Different types of associative encoding evoke differential processing in both younger and older adults: Evidence from univariate and multivariate analyses

Nancy A. Dennis, Amy A. Overman, Courtney R. Gerver, Kayla E. McGraw, M. Andrew Rowley, Joanna M. Salerno

Research output: Contribution to journalArticle

1 Scopus citations

Abstract

Age-related deficits in associative processing are well-documented (e.g., Naveh-Benjamin, 2000) and have been assumed to be the result of a general deficit that affects all types of binding. However, recent behavioral research has indicated that the visual configuration of the information that is presented to older adults influences the degree to which this binding deficit is exhibited by older adults (Overman, Dennis et al, 2019; Overman, Dennis, et al., 2018). The purpose of the present study was to further clarify the neural underpinnings of the associative deficit in aging and to examine whether functional activity at encoding differs with respect to the visual configuration and the type of associative being encoded. Using both univariate and multi-voxel pattern analysis, we found differences in both the magnitude of activation and pattern of neural responses associated with the type of association encoded (item-item and item-context). Specifically, our results suggest that, when controlling for stimuli composition, patterns of activation in sensory and frontal regions within the associative encoding network are able to distinguish between different types of associations. With respect to the MTL, multivariate results suggest that only patterns of activation in the PrC in older, but not younger adults, can distinguish between associations types. These findings extend prior work regarding the neural basis of associative memory in young and older adults, and extends the predictions of the binding of item and context model (BIC; Diana, Yonelinas, Ranganath, 2007) to older adults.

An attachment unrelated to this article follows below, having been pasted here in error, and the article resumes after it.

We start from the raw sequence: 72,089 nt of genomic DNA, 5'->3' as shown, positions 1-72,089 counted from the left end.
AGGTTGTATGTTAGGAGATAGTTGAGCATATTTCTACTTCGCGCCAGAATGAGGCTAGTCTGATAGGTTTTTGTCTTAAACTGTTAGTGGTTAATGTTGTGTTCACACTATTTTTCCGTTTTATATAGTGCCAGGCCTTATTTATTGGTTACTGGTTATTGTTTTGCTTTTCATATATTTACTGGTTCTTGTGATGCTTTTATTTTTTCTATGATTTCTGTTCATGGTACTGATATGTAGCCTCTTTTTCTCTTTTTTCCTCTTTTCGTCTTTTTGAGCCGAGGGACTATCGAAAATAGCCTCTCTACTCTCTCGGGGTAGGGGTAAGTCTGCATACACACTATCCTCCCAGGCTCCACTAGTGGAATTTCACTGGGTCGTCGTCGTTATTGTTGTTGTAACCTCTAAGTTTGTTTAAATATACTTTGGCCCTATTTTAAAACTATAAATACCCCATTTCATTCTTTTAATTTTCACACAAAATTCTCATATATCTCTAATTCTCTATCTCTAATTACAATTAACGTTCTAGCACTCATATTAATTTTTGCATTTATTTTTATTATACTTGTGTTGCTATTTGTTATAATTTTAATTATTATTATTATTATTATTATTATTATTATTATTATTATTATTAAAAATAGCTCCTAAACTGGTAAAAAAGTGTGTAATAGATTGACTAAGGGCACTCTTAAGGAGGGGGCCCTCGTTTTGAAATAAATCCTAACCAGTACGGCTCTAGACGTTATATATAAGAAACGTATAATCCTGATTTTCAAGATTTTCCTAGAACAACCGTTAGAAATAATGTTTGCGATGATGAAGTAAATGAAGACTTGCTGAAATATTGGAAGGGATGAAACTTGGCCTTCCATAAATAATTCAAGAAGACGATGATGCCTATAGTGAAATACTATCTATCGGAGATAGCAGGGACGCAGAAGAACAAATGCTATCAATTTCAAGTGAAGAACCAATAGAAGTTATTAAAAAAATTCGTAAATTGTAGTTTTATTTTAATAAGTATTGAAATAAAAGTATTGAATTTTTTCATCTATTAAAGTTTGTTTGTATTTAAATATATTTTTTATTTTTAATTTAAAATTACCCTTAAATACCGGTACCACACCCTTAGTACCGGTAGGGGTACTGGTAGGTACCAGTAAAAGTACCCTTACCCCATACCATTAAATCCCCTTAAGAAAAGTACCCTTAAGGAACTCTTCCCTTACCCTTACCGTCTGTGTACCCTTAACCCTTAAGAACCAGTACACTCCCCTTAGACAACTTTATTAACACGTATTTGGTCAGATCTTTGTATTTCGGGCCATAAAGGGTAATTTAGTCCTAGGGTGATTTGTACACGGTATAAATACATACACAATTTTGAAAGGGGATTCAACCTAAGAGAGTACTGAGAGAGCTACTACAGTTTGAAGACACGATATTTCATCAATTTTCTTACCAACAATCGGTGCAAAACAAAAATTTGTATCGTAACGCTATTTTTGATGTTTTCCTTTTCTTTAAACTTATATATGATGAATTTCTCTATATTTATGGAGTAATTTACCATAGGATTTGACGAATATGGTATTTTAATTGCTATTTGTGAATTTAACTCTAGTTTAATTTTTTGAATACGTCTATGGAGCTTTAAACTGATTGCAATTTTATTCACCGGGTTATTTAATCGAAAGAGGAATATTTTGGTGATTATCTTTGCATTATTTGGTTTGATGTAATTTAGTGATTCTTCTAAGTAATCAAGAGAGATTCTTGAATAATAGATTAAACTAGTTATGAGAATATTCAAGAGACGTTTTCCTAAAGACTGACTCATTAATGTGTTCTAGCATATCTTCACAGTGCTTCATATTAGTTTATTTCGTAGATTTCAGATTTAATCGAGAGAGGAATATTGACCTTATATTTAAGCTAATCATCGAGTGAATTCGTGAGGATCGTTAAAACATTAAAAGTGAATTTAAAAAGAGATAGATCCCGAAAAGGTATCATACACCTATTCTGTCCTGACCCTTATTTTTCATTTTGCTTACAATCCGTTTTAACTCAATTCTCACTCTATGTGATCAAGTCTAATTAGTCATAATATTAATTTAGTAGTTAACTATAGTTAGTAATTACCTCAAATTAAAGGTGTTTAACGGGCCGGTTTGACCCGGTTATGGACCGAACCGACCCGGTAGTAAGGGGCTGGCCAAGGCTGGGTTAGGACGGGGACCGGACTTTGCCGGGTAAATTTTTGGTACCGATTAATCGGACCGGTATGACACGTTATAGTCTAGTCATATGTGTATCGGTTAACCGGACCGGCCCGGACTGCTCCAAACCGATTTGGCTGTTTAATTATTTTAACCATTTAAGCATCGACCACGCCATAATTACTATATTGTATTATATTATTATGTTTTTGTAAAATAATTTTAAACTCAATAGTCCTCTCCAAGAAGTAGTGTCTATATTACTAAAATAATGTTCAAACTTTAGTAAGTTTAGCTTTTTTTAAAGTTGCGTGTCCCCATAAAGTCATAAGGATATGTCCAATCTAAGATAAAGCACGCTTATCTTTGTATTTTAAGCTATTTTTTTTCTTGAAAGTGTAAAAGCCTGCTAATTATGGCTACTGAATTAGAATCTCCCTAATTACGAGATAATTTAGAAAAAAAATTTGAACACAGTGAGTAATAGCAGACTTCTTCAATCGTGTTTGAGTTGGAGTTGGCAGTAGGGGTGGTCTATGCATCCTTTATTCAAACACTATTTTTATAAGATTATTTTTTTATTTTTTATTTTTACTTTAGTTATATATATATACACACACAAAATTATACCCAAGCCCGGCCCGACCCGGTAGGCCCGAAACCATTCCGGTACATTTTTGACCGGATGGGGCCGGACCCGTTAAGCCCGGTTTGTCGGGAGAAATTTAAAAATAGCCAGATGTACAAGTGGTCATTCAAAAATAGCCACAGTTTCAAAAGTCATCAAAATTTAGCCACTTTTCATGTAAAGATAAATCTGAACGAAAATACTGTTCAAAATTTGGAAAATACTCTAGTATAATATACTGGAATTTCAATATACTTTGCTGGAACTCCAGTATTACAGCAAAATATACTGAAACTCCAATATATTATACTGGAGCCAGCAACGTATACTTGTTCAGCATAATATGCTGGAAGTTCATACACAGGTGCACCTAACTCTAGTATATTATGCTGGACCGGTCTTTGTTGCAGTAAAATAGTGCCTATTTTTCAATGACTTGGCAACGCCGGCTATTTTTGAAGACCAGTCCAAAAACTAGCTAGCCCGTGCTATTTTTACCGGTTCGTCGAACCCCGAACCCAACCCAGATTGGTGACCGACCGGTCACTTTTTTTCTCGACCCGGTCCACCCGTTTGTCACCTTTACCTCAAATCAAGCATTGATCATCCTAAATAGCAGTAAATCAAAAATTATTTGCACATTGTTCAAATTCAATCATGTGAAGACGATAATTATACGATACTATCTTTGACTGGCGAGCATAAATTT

Original languageEnglish (US)
Article number107240
JournalNeuropsychologia
Volume135
DOIs
StatePublished - Dec 2019

All Science Journal Classification (ASJC) codes

  • Experimental and Cognitive Psychology
  • Cognitive Neuroscience
  • Behavioral Neuroscience

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